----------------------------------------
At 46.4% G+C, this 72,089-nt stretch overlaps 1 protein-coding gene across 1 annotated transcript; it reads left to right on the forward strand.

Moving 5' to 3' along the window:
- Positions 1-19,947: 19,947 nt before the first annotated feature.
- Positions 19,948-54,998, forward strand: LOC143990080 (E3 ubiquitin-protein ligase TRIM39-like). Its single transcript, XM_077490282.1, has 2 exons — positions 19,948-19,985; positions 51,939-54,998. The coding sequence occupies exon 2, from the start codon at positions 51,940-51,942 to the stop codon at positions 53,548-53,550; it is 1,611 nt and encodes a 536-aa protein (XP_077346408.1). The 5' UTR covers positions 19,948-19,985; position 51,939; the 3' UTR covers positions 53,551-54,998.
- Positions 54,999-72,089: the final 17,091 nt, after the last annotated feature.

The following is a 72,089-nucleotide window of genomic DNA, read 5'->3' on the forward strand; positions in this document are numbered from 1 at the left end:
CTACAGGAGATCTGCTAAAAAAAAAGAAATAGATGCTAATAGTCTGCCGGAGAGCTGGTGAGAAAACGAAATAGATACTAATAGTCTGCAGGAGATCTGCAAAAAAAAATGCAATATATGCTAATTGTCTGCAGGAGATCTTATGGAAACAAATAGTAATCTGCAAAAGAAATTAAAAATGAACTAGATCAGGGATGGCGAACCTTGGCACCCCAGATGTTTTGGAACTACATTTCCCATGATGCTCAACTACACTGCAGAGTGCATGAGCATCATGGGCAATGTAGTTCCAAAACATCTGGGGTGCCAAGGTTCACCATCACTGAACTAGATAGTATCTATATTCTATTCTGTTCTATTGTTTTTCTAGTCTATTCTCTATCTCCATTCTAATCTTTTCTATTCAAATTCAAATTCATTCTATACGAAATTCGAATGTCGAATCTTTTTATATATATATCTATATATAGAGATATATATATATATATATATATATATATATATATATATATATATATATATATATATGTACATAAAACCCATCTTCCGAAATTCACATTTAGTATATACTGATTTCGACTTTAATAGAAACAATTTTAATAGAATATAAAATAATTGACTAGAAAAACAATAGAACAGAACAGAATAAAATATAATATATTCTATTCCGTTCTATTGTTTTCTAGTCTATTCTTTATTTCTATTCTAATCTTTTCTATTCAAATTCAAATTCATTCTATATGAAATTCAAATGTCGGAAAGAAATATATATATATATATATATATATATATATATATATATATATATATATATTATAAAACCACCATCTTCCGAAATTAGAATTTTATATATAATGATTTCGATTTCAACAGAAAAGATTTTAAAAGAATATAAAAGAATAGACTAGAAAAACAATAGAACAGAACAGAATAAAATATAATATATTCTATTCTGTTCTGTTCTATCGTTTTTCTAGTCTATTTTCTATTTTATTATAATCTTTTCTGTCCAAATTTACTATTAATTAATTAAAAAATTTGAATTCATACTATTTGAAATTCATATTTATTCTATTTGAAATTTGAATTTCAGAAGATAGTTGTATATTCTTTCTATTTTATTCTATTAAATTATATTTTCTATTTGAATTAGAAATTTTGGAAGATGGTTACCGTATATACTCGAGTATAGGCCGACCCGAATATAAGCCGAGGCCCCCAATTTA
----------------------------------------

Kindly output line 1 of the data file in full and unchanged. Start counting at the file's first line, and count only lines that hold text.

At 46.4% G+C, this 72,089-nt stretch overlaps 1 protein-coding gene across 1 annotated transcript; it reads left to right on the forward strand.